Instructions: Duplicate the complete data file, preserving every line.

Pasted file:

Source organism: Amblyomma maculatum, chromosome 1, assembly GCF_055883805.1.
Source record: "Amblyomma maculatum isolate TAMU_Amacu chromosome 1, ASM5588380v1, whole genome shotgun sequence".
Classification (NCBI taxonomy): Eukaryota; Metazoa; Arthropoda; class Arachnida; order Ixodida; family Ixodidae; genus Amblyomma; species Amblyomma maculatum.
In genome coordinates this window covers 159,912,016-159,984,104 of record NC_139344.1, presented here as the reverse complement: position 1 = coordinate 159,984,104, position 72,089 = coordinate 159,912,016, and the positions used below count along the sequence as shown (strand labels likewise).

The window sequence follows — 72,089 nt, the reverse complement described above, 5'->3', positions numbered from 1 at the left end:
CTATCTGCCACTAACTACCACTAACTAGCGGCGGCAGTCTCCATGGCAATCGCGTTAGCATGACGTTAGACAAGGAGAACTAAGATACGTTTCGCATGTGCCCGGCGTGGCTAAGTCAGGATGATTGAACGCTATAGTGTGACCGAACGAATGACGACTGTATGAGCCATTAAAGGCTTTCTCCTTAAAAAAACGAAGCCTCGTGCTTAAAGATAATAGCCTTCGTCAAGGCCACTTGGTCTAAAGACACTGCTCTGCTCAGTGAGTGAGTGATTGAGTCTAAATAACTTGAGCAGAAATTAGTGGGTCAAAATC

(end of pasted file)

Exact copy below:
Source organism: Amblyomma maculatum, chromosome 1, assembly GCF_055883805.1.
Source record: "Amblyomma maculatum isolate TAMU_Amacu chromosome 1, ASM5588380v1, whole genome shotgun sequence".
Classification (NCBI taxonomy): Eukaryota; Metazoa; Arthropoda; class Arachnida; order Ixodida; family Ixodidae; genus Amblyomma; species Amblyomma maculatum.
In genome coordinates this window covers 159,912,016-159,984,104 of record NC_139344.1, presented here as the reverse complement: position 1 = coordinate 159,984,104, position 72,089 = coordinate 159,912,016, and the positions used below count along the sequence as shown (strand labels likewise).

The window sequence follows — 72,089 nt, the reverse complement described above, 5'->3', positions numbered from 1 at the left end:
CTATCTGCCACTAACTACCACTAACTAGCGGCGGCAGTCTCCATGGCAATCGCGTTAGCATGACGTTAGACAAGGAGAACTAAGATACGTTTCGCATGTGCCCGGCGTGGCTAAGTCAGGATGATTGAACGCTATAGTGTGACCGAACGAATGACGACTGTATGAGCCATTAAAGGCTTTCTCCTTAAAAAAACGAAGCCTCGTGCTTAAAGATAATAGCCTTCGTCAAGGCCACTTGGTCTAAAGACACTGCTCTGCTCAGTGAGTGAGTGATTGAGTCTAAATAACTTGAGCAGAAATTAGTGGGTCAAAATC